The principle of cascading business processes.

The principle of cascading business processes.

The study discusses the idea of process-cascade based organizational design and empirically investigates the impact of such a design on firm performance. The empirical findings of the study are that firms which implemented process-cascade-based organizational design achieve higher firm performance. The paper is available via IEEE Xplore.

Cascading and Segmenting: Two techniques of Designing an Organization’s Business Process Model

The idea of process cascades (representing internal customer-supplier relationships between business processes of an organization) was originally developed by Tipotsch (1997), Schantin (2004), and Suter (2004). The idea is illustrated in the figure below. Process A, acting as an internal customer, places an order to Process B, acting as an internal supplier. After receiving the order, Process B deals with the order and delivers the result back to Process A. Cascading of business processes is an recursive approach, i.e. process B may itself place an order to another process, and so on.

Cascading business processes

The idea of cascading business processes

The idea of business process segmentation was also originally developed by Tipotsch (1997), Schantin (2004), and Suter (2004). Other authors refer to this idea as well. For instance, Osterloh and Wübker (1999) call it “Triage”, and Gaitanides (2007) calls it “process variant”. The idea is illustrated in the figure below.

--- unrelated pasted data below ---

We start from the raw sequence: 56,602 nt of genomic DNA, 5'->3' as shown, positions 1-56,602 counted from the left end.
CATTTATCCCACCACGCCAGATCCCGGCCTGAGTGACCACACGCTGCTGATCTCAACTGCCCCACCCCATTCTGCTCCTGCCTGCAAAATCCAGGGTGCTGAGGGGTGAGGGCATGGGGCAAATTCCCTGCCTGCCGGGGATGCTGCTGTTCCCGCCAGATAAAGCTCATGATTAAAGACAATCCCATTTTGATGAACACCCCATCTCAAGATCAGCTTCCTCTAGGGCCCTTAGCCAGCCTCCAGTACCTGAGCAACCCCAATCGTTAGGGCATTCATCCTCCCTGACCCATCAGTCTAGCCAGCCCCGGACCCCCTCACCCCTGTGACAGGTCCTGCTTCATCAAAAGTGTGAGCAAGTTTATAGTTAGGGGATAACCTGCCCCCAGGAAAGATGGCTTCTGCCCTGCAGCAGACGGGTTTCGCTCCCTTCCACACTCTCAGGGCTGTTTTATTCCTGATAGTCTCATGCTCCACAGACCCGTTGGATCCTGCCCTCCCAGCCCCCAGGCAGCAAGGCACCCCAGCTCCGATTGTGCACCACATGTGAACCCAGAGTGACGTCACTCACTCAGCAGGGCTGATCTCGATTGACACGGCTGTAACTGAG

Segmentation of business processes

Segmentation of business processes

Segmentation of a business process refers to the idea of creating process variants of a business process which faces heterogeneous market and/or customer requirements. The objective is that every process variant created can then handle homogeneous requirements. Some possible examples of business process segmentation are depicted in the figure below (segmentation by degree of business case complexity, customer type and customer location).

Business process segmentation examples

Business process segmentation examples